“Chance favors the prepared mind.”
It’s really a daunting task when Christmas is fast approaching and you’re still stressed out on what to prepare for that day. Gifts haven’t been bought or gift wrapped, Christmas holiday cards haven’t been sent yet. There are so many things you wanted to do.
On my blog post, I will share with you some head weekly plans you can use to prepare for Christmas. You can also formulate this on other holidays next year (say, thanksgiving)!
First up, let go of the idea of a “perfect” holiday. “If you want a perfectly decorated home, perfect meals and perfect gifts wrapped in perfect gift wrap, you’ll find yourself perfectly stressed out come January,” warns Aby Garvey, the organizing and productivity expert at Simplify 101. Instead of striving for perfection this year, she suggests striving for good (and happy).
Week 1: Make Lists and Time for Yourself
1. You can ask older, tech-savvy kids to set up online wish lists, like wedding registries. It can be just a simple excel or google sheets list or you can utilize Amazon which offers a universal wish list, meaning a person can “wish” for something from any website, and all of the wishes will appear in one place.
2. Create a spread sheet where you can add the names and addresses of the people you want to send holiday post cards. Add a date as to when you want them to be sent out.
3. During this week buy holiday cards, stamps and gift-wrapping supplies.
4. Schedule activities or “me” time on your calendar. Make it non-negotiable so you are obligated to do it. It can be something that you wanted to do for a very long time. Like learning a new language etc.
Week 2: Budget and Organize
1. Write your gift list and determine your budget. If you shop without either, you risk overbuying (say, getting way more for one child than another) and overspending.
2. Write and send a third of your holiday cards.
3. Sort through your Christmas holiday decorations. Replace burnt-out light bulbs and save only the ornaments you cherish. The smaller your collection, the less you’ll have to pack and store at the end of the year. Donate extras to charity, and supplement what’s left with fresh greenery, which can be recycled.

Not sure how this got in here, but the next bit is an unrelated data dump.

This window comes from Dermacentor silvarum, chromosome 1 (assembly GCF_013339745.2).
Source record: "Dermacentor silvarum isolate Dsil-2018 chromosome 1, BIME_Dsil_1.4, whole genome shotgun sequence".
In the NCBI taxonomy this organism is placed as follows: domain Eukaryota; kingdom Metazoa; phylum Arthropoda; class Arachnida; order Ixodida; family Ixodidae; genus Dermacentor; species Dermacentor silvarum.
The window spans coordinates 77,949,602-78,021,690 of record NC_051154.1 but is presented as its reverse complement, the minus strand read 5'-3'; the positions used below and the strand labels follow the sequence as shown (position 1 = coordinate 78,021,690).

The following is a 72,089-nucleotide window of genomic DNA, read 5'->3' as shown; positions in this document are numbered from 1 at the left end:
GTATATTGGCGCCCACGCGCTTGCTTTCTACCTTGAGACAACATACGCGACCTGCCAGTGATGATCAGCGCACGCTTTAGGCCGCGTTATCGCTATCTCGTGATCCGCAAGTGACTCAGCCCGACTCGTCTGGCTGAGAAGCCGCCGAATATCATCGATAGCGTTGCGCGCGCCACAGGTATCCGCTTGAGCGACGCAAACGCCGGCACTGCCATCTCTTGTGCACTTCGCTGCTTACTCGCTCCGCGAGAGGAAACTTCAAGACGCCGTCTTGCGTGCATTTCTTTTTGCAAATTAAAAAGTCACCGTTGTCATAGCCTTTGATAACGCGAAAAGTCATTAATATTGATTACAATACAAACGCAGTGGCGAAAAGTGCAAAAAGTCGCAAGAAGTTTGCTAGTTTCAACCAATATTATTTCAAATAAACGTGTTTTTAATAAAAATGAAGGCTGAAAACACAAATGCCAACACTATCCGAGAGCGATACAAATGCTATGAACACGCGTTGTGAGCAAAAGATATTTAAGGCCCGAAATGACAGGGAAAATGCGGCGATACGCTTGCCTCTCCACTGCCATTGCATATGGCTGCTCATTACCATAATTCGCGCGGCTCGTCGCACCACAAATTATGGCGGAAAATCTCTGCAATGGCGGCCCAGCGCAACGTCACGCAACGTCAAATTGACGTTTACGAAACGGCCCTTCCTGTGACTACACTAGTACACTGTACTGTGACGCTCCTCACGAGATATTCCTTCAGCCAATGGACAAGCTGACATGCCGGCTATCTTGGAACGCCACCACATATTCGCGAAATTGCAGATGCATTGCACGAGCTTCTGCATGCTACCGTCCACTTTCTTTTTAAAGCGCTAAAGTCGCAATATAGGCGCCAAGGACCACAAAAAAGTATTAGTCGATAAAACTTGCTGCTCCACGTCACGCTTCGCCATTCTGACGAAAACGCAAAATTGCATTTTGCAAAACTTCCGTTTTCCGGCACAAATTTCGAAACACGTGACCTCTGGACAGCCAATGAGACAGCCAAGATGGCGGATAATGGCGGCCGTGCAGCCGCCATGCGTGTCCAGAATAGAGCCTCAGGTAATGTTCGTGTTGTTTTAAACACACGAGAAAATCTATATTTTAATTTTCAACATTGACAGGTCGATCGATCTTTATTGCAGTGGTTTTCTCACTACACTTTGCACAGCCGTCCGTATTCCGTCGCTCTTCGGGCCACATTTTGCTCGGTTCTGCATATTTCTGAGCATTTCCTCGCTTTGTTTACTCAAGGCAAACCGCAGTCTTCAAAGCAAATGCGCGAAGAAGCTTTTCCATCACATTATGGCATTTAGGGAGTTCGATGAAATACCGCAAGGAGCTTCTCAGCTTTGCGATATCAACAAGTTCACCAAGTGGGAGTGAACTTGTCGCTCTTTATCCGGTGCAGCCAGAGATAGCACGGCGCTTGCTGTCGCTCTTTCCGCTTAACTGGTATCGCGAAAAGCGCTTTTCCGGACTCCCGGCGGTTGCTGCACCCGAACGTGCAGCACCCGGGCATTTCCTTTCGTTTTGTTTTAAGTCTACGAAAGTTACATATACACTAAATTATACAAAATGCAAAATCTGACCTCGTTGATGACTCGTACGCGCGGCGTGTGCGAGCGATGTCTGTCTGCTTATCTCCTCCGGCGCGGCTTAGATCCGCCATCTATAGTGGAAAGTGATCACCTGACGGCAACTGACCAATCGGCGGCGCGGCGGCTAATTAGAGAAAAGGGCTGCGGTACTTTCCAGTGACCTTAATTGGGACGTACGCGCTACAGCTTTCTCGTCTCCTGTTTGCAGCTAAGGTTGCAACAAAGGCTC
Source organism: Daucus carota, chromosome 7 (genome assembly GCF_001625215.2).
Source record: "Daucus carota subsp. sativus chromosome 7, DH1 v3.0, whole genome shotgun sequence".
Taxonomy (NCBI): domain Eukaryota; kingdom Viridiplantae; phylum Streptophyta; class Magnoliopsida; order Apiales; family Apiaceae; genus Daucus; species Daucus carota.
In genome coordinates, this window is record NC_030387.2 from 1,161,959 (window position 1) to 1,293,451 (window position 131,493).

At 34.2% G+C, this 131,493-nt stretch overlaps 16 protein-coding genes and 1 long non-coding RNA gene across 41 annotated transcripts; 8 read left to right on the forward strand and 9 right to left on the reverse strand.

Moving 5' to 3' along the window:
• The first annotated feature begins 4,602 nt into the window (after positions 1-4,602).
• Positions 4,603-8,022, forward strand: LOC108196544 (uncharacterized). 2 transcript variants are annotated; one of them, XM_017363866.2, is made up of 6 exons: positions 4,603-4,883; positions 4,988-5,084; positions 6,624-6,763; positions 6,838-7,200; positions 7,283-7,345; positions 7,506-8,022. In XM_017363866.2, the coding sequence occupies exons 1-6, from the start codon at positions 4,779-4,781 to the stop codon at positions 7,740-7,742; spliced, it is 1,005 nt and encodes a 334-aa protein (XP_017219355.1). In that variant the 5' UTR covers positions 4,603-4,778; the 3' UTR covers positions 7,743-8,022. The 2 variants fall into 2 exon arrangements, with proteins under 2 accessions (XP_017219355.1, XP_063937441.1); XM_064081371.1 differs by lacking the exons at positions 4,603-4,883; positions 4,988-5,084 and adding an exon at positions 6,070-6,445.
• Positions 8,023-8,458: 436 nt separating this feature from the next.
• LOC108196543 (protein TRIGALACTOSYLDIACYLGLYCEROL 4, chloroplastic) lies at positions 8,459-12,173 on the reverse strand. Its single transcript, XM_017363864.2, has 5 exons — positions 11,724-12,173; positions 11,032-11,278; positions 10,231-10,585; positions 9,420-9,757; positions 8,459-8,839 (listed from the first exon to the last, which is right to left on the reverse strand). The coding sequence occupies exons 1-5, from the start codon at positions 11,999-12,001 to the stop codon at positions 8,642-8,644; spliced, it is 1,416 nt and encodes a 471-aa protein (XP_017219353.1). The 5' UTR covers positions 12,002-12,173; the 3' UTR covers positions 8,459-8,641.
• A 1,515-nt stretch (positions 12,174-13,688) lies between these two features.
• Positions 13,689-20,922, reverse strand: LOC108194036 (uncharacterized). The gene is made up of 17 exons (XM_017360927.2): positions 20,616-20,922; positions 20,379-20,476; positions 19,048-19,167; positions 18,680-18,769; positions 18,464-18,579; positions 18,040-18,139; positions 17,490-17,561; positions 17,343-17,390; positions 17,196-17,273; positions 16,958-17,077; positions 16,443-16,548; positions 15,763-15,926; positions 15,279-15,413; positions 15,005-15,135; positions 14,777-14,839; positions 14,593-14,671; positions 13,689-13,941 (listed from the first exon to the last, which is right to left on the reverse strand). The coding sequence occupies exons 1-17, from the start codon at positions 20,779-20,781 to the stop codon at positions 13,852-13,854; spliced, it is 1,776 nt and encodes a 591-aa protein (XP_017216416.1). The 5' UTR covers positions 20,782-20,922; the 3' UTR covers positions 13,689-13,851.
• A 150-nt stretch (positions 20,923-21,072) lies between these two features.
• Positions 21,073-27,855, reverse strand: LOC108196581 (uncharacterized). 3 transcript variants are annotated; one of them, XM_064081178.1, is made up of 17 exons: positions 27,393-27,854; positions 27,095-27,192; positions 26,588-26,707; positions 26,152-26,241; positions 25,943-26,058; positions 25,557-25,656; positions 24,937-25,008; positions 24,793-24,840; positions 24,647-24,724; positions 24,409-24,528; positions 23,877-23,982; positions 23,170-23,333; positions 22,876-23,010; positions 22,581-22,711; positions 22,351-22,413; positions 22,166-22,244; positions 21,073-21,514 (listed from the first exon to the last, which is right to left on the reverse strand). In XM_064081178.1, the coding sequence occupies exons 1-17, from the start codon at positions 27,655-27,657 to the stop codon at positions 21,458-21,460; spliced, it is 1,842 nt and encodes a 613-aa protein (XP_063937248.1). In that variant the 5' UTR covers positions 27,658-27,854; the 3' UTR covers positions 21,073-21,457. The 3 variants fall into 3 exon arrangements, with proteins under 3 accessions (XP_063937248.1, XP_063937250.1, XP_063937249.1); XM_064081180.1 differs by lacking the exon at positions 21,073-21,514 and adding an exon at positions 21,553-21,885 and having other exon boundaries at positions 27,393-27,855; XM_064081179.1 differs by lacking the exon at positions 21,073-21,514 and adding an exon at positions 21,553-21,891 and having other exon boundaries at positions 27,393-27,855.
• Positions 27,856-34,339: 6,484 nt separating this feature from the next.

4. Pick up a few just-in-case gifts —scented candles, bottles of wine—to offer a party hostess or a neighbor who drops by with an unexpected present.
Week 3: Wrapping and Menu Planning
1. Set up a wrapping station, and wrap gifts as you buy them.
2. Try to tackle half of your gift list this week. Shop after work, when stores are less busy.
3. Write and send a third of your holiday cards.
4. To make your Christmas holiday a breeze, plan your Christmas and Christmas Eve menus. Avoid repeat trips to the supermarket by writing a master grocery list.
5. Order your ham or turkey from your supermarket’s meat counter or a specialty shop.
6. Take stock of your pantry and baking staples. Add flour, oil, spices and such to your grocery list as needed.
Week 4: Finish Shopping and Decorate
1. Shop for nonperishable grocery items early this week.
2. Finish your gift shopping. If you plan to shop for gifts online, do so early this week to avoid rush-shipping charges and ensure on-time delivery.
3. Mail gifts to out-of-town friends and family members.
4. Write and send your remaining holiday cards.
5. Hang inside decorations.
6. Buy and trim your tree this weekend.
Week 5: Clean and Prepare
1. Finish wrapping your gifts.
2. Hang outside decorations.
3. Make sure your bar is well-stocked. Don’t forget mixers and garnishes.
4. Clean half of your home, focusing on low-traffic areas.
5. Give gifts to babysitters (one night’s pay), newspaper carriers (up to $30) and other helpers in your life. Put the money in a personalized greeting card.
6. Take platters and serving dishes out of storage and clean them, as needed. Use a sticky note to identify which food goes into the serving dish.
Week 6: Final Preparations
1. Wash and iron table linens, then set the dining room table a few days in advance.
2. Shop for perishables for your holiday meals.
3. Finish cleaning your home, leaving heavily trafficked rooms for last.
4. Prepare make-ahead dishes as far in advance as possible.
5. Accept help! It’s a season of giving and if someone offers help, accept it.
Original Article: Woman’s Day
Elaine Fernando is a Professional Organizer, a member of the National Association of Professional Organizers (NAPO) and a member of APPO (Association of Personal Photo Organizers). Elaine may be reached at 908-630-8995 or email@example.com